he is exactly the poem i wanted to write

beastboy:

SPONGE BOY ME BOB

(via love-like-an-ocean)

sexualremarks:

WHY DO PARENTS ALWAYS RUIN YOUR DAY AND THEN ACT LIKE THEY DIDNT RUIN YOUR DAY AND WONDER WHY YOURE IN A BAD MOOD

(via staceydillsenofficial)

angeldictator:

I wonder if any of my friends had a crush on me but then got to know me and were like “haha no, dodged a bullet there.”

(via soymilhk)

smoochums:

women grow hair on their boobs and their butts and their legs and their arms and their stomachs and their face and really anywhere their genetics decides to have hair and it is perfectly normal what isnt normal is men who have never touched a razor trying to shame women for not looking like a hairless baby

(via unfollovving)

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phukers:

when u see someone hot at the gym

image

(via allantruong)

animeasuka:

partybarackisinthehousetonight:

children wake up early because they still get excited about life

this is the saddest thing I’ve seen on here

(via loserslol)

phirouzeh:


I will never get tired of this picture
Why “I Love You” Doesn’t Always Have To Be Spoken Aloud

writingsforwinter:

When my grandmother first said “those” three words to my grandfather,

she said them by tossing a pinch of salt over her shoulder at their wedding.

When I first really said them, they were to myself as an apology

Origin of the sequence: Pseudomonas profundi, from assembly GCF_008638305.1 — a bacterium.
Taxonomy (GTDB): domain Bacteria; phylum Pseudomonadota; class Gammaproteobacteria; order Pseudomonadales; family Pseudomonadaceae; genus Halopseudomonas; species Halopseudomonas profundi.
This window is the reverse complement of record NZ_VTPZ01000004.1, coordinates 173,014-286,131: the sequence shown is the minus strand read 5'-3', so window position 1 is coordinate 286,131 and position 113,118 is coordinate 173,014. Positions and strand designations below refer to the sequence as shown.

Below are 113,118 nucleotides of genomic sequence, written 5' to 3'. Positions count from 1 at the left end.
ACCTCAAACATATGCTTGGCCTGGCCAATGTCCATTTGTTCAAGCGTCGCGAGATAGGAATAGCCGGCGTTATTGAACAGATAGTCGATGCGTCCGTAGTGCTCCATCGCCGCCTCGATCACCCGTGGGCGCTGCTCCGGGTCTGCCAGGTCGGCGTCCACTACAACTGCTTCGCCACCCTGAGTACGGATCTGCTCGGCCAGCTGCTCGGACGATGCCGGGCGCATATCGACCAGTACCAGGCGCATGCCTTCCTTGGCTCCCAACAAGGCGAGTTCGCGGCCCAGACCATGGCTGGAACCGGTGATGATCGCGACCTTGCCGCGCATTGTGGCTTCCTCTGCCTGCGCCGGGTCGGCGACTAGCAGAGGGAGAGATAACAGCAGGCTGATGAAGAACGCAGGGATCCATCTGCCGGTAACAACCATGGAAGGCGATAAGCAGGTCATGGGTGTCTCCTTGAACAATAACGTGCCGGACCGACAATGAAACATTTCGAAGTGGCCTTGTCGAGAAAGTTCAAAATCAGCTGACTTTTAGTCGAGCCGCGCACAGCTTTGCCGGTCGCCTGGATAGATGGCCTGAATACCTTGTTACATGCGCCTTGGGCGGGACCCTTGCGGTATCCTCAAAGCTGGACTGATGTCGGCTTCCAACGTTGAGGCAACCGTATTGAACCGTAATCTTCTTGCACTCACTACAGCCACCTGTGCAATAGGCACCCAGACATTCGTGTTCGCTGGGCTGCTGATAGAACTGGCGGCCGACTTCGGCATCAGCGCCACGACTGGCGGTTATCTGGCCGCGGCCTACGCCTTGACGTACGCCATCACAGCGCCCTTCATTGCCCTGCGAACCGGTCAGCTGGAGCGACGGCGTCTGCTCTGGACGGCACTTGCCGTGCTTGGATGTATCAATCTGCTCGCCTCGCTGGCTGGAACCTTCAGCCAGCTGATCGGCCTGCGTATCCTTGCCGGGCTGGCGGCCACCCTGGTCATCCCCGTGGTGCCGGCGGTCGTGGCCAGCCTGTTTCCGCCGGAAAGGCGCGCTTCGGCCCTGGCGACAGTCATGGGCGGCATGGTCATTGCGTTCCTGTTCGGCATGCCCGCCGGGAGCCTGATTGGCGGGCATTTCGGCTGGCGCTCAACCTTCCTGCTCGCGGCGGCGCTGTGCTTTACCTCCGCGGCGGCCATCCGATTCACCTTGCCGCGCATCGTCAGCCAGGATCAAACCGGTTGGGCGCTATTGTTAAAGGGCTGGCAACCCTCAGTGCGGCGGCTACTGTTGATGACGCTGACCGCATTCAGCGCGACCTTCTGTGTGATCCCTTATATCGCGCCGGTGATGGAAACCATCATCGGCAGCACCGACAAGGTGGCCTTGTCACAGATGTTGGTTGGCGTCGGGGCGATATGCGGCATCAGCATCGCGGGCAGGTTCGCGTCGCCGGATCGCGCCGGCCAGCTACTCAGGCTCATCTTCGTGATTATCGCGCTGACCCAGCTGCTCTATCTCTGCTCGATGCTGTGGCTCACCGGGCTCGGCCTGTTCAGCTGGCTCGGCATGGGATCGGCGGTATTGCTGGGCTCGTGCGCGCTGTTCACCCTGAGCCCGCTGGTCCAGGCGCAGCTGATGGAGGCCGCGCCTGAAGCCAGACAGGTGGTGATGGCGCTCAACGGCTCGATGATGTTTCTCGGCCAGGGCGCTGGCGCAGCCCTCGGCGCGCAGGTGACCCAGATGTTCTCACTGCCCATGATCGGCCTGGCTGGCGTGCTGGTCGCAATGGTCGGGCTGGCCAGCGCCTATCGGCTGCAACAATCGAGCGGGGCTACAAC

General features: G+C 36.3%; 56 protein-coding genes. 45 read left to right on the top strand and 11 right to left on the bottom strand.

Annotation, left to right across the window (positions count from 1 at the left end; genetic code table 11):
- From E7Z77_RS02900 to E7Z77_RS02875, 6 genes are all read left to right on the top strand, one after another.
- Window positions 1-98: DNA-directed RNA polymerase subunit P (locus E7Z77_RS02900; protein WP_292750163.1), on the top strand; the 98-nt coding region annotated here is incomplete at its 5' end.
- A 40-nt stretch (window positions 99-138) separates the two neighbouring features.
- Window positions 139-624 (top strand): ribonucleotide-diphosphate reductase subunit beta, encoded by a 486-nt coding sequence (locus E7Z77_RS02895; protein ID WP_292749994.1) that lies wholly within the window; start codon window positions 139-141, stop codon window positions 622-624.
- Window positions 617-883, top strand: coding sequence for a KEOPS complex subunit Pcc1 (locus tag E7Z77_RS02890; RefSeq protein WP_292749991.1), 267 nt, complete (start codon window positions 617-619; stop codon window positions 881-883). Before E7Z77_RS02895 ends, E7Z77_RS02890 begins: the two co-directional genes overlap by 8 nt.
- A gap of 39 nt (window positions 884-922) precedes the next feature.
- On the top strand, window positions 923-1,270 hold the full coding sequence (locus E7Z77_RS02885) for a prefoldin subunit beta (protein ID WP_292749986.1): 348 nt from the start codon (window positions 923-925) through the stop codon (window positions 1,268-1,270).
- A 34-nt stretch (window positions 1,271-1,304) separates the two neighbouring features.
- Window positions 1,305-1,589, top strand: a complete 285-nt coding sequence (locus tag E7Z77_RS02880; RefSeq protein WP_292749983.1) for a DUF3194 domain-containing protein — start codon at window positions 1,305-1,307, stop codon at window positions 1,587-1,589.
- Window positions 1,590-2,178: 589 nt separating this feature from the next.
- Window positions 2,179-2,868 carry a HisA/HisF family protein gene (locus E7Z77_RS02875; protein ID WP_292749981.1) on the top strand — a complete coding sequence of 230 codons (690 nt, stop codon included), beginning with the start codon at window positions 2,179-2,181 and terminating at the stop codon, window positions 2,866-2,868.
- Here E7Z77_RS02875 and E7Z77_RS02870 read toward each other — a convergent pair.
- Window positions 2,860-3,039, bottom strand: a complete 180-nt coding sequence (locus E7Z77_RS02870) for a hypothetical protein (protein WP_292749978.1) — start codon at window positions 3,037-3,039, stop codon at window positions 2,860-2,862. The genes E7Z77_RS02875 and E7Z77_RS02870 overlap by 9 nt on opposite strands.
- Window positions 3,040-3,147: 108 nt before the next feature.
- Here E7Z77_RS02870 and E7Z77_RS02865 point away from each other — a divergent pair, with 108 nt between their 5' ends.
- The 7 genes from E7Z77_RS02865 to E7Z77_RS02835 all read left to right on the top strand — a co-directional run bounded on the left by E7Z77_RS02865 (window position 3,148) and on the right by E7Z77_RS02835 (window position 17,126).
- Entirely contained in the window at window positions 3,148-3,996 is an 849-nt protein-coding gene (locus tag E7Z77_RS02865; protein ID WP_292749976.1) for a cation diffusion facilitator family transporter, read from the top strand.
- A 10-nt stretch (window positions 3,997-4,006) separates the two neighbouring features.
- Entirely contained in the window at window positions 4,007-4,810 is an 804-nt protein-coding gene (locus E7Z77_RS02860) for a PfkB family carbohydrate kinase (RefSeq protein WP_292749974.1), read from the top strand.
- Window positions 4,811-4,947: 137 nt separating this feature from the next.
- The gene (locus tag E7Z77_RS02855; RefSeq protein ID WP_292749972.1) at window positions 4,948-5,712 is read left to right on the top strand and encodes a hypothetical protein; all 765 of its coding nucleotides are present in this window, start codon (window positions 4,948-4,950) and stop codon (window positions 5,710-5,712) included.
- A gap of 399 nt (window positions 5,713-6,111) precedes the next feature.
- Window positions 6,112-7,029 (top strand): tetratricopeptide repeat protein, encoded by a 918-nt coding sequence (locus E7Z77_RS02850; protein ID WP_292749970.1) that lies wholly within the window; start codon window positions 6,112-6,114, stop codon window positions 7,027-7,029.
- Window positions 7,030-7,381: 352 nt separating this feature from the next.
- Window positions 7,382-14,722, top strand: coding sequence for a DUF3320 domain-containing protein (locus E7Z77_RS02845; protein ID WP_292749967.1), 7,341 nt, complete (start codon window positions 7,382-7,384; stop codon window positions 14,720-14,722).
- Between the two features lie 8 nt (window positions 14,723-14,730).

for nineteen years of viewing my body as a wound in need of a tourniquet,

or a grave in need of upheaval. Nineteen years of viewing my body

with the antonym of love and the synonym of dislike.

But when I met the first person I ever slept with, I said those three words

like bruises that would never heal.

They came out like a flock of moths instead of a stomach full of butterflies,

and they burned as they came.

But when he said it back, he said it with his palms

and they returned those three words to me through his fingers.

That was when I learned that scars don’t always have to speak,

that “I love you” doesn’t always have to take the form of words.

Because sometimes to repeat language is to deny it of its meaning,

just as calling all moons in the solar system by the same name

refuses them of the beauty that makes them unique.

My grandmother knew it long before she married my grandfather

and when she finally stepped up to the altar, she knew it then too.

So now when I say “I love you,” I say it in gestures and glances,

but mostly with forgiveness, just like I learned to forgive my body

for nineteen years of being a mistake.

(via writingsforwinter)

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